SBC21 helps South Georgia pastors, congregations learn, grow, flourish

4/4/2016

By Kara Witherow, Editor

Never stop learning; never stop growing. 

Personal mantras of South Georgia Conference pastors Revs. Reggie Williams and Antonio Sutton, their mindsets have trickled down into their respective congregations.

That’s why the two pastors and their churches – South Columbus United Methodist Church and Howard Chapel United Methodist Church – have chosen to take part in South Georgia’s Strengthening the Black Church for the 21st Century, or SBC21, initiative.

Designed to strengthen African-American congregations of The United Methodist Church and help them become more effective in mission and ministry, the SBC21 program links successful congregations and pastors with congregations that are in search of new ideas and revitalization. 

A year-long program, the SBC21 initiative is lay and clergy led. The participating congregations engage in a rigorous application process during which they develop goals and objectives and analyze and reflect on their strengths, weaknesses, and opportunities. 

During the year, the congregations and pastors are paired with trained coaches who walk alongside them and provide leadership and support. Regular coaching sessions help keep them focused and on track.

South Columbus UMC is a strong, growing, vital congregation, but senior pastor Rev. Williams believes that there’s always room for improvement. He sees being coached and mentored by a seasoned ministry veteran as something to be embraced.

“I’m always in need of coaching,” he said. “Not from the standpoint of someone telling me what to do, but to number one, be a sounding board, number two, be a source of wisdom, and number three, hold me accountable to do what I say I’m going to do. So that’s always good.”

As a congregation, by participating in SBC21 and working with their coach, Dr. Richard Stryker, III, senior pastor of River of Living Water United Methodist Church in the North Alabama Conference, they hope to enhance their vision of ministry and set attainable, tangible goals for discipleship.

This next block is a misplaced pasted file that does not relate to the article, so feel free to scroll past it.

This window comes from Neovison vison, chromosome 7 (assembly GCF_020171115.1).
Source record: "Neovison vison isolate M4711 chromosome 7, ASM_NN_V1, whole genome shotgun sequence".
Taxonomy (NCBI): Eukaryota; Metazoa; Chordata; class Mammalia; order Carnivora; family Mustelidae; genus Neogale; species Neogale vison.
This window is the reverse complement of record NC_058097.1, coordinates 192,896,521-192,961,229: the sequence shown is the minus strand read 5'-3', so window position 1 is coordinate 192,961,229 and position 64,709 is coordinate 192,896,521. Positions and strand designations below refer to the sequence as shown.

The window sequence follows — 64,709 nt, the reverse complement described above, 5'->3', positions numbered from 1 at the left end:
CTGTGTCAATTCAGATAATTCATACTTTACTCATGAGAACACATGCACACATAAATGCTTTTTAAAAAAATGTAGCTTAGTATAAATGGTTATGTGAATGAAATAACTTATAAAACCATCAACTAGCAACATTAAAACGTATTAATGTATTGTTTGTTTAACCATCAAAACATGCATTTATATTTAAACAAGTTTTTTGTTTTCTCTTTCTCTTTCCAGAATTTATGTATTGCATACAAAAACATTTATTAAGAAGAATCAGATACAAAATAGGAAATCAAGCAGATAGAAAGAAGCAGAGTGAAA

“I hope that we become even that much more vital, that we become, maybe, a center within the conference where people come and learn and that we can be a beacon of light for other congregations. Not just African-American congregations, but all congregations,” Rev. Williams said. “We want to take our ministry to the next level and there is so much room to grow – not literally, because we’re running out of room – but in terms of the things we could be doing. There’s always room for growth and there are a number of things we can and will improve in.”

Rev. Antonio Sutton has served as Howard Chapel UMC’s pastor for nearly two years, but before being appointed to the church he was active at South Columbus UMC and able to learn and glean wisdom from Rev. Williams, Rev. Denise Walton, and the late Rev. Joe Roberson. 

He and the Howard Chapel congregation seized the opportunity to learn from another seasoned ministry veteran, Rev. Chris Campbell from the North Carolina Conference, through their participation in the SBC21 initiative. For them, their involvement is about mentorship, leadership, learning, and modeling the behavior and practices of leaders and congregations who have been where they are and are now where they want to be.

“Even though I know that I am empowered to do God’s work through the Holy Spirit who lives in me … it’s foolish to not reach out for help if it’s available,” Rev. Sutton said. “I understand that having proper mentorship will assist me in becoming better in anything that I do.”

Rev. Sutton, who served in the Army prior to being called into pastoral ministry, isn’t afraid of change, and has challenged the congregation to consider fresh ministries, to challenge the status quo, and to explore new experiences.

“We can do better! I’m not satisfied,” he said. “It’s about constantly pushing people and reminding them – you are more than a conqueror. Do you believe what the scripture says? You are more than a conqueror!”